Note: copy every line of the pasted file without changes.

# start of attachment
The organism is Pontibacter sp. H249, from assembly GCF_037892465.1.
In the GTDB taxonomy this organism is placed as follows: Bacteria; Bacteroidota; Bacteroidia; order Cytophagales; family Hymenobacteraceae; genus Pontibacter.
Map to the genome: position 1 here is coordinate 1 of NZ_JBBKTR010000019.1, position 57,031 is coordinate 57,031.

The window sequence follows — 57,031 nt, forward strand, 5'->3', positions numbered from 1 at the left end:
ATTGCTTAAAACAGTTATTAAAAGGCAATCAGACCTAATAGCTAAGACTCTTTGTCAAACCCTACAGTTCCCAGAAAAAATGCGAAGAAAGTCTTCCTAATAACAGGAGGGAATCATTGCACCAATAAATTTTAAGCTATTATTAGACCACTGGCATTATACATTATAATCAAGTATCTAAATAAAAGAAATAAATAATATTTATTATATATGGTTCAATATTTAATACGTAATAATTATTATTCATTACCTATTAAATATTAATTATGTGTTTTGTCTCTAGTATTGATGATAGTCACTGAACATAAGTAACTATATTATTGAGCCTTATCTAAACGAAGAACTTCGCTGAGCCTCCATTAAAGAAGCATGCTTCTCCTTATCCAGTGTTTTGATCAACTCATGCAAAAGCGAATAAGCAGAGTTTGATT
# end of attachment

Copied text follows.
The organism is Pontibacter sp. H249, from assembly GCF_037892465.1.
In the GTDB taxonomy this organism is placed as follows: Bacteria; Bacteroidota; Bacteroidia; order Cytophagales; family Hymenobacteraceae; genus Pontibacter.
Map to the genome: position 1 here is coordinate 1 of NZ_JBBKTR010000019.1, position 57,031 is coordinate 57,031.

The window sequence follows — 57,031 nt, forward strand, 5'->3', positions numbered from 1 at the left end:
ATTGCTTAAAACAGTTATTAAAAGGCAATCAGACCTAATAGCTAAGACTCTTTGTCAAACCCTACAGTTCCCAGAAAAAATGCGAAGAAAGTCTTCCTAATAACAGGAGGGAATCATTGCACCAATAAATTTTAAGCTATTATTAGACCACTGGCATTATACATTATAATCAAGTATCTAAATAAAAGAAATAAATAATATTTATTATATATGGTTCAATATTTAATACGTAATAATTATTATTCATTACCTATTAAATATTAATTATGTGTTTTGTCTCTAGTATTGATGATAGTCACTGAACATAAGTAACTATATTATTGAGCCTTATCTAAACGAAGAACTTCGCTGAGCCTCCATTAAAGAAGCATGCTTCTCCTTATCCAGTGTTTTGATCAACTCATGCAAAAGCGAATAAGCAGAGTTTGATT